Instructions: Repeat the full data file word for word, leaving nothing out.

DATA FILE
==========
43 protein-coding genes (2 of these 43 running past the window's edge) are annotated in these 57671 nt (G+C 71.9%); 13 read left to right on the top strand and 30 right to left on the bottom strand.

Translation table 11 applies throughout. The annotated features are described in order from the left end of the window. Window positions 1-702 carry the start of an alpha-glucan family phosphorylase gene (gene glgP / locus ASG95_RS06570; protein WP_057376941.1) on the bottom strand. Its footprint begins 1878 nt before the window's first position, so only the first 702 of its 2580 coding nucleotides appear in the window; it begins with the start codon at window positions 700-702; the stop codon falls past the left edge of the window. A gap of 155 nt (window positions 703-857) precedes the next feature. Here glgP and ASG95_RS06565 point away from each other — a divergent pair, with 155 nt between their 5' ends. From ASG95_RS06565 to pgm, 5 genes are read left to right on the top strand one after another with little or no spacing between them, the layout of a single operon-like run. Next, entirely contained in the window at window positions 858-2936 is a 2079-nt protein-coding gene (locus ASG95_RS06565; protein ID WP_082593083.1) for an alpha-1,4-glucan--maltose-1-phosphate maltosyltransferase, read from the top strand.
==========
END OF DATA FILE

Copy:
43 protein-coding genes (2 of these 43 running past the window's edge) are annotated in these 57671 nt (G+C 71.9%); 13 read left to right on the top strand and 30 right to left on the bottom strand.

Translation table 11 applies throughout. The annotated features are described in order from the left end of the window. Window positions 1-702 carry the start of an alpha-glucan family phosphorylase gene (gene glgP / locus ASG95_RS06570; protein WP_057376941.1) on the bottom strand. Its footprint begins 1878 nt before the window's first position, so only the first 702 of its 2580 coding nucleotides appear in the window; it begins with the start codon at window positions 700-702; the stop codon falls past the left edge of the window. A gap of 155 nt (window positions 703-857) precedes the next feature. Here glgP and ASG95_RS06565 point away from each other — a divergent pair, with 155 nt between their 5' ends. From ASG95_RS06565 to pgm, 5 genes are read left to right on the top strand one after another with little or no spacing between them, the layout of a single operon-like run. Next, entirely contained in the window at window positions 858-2936 is a 2079-nt protein-coding gene (locus ASG95_RS06565; protein ID WP_082593083.1) for an alpha-1,4-glucan--maltose-1-phosphate maltosyltransferase, read from the top strand.